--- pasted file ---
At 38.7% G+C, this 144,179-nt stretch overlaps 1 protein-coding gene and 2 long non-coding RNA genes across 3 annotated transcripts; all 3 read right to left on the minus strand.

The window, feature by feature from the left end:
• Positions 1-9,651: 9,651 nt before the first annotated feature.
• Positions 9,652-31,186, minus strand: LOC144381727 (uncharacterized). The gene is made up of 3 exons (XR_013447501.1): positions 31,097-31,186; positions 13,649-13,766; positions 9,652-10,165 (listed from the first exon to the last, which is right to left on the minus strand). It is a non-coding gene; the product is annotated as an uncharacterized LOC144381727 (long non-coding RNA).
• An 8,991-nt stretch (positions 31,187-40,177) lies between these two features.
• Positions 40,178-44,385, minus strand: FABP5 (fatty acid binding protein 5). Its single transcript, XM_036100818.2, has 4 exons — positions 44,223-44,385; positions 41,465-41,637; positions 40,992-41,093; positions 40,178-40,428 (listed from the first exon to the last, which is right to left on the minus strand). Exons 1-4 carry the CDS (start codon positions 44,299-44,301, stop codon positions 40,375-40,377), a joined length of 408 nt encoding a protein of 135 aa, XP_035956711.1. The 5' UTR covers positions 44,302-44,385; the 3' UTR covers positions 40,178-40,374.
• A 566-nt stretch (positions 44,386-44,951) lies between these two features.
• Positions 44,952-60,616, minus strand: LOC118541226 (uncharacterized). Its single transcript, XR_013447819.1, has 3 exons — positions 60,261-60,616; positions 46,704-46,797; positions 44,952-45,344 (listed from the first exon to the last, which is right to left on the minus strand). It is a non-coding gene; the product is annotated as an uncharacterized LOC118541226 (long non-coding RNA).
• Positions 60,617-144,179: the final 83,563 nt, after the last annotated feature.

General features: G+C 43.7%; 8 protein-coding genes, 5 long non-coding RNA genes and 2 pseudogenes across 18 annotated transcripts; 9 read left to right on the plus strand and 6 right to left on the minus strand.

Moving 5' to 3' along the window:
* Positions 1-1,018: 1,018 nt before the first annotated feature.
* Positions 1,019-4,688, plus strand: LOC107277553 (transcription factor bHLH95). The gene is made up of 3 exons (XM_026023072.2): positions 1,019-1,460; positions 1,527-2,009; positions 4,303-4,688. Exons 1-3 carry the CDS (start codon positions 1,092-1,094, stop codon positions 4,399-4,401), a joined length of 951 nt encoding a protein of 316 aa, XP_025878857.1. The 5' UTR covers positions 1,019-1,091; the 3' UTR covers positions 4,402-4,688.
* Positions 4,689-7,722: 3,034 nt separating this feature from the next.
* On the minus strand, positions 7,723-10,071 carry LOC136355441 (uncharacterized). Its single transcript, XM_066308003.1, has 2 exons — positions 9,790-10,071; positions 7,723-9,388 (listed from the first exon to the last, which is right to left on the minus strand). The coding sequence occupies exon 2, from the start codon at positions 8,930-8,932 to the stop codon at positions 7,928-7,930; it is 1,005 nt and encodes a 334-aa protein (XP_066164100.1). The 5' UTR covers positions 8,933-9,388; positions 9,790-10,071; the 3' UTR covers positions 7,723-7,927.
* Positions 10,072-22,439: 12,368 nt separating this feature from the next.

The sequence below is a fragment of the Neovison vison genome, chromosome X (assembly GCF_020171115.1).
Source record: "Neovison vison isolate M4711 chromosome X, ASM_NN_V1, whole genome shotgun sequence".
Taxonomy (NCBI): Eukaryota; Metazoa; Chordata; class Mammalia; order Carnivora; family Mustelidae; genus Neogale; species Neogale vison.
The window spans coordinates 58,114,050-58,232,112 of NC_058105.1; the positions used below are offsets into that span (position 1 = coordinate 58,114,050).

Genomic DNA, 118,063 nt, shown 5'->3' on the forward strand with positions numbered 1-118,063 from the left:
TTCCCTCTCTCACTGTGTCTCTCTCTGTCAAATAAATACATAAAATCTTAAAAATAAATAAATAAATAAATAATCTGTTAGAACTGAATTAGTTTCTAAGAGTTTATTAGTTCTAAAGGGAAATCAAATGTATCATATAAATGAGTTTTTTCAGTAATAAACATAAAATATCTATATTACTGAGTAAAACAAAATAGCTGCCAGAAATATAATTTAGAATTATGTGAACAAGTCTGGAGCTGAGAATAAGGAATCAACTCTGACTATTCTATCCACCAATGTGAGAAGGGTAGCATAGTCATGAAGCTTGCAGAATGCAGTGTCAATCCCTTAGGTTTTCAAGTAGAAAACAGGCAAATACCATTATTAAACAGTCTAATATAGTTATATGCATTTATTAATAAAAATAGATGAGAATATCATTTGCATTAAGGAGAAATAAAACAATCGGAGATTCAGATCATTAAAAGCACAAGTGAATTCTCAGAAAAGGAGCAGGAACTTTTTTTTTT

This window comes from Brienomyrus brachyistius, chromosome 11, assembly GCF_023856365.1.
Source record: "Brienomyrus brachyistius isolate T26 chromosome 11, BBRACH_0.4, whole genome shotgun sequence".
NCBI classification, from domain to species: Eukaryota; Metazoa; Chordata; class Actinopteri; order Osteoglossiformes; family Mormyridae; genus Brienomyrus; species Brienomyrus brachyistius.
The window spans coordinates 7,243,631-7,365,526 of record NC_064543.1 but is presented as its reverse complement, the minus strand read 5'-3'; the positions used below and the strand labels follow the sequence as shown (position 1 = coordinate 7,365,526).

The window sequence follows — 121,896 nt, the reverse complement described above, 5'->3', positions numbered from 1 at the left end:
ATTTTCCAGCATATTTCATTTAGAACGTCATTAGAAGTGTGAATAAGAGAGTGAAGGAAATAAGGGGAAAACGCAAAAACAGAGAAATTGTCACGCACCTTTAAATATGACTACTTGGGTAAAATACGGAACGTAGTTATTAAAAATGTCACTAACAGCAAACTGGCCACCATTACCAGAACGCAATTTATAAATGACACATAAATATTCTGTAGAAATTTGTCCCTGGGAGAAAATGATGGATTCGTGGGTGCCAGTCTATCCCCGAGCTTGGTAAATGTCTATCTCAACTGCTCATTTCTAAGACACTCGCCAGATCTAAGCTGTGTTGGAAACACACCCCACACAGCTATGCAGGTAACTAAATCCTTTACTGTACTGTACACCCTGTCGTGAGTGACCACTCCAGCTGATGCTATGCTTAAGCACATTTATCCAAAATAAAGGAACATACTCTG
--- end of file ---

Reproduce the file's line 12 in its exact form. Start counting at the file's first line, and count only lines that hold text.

* Positions 1-1,018: 1,018 nt before the first annotated feature.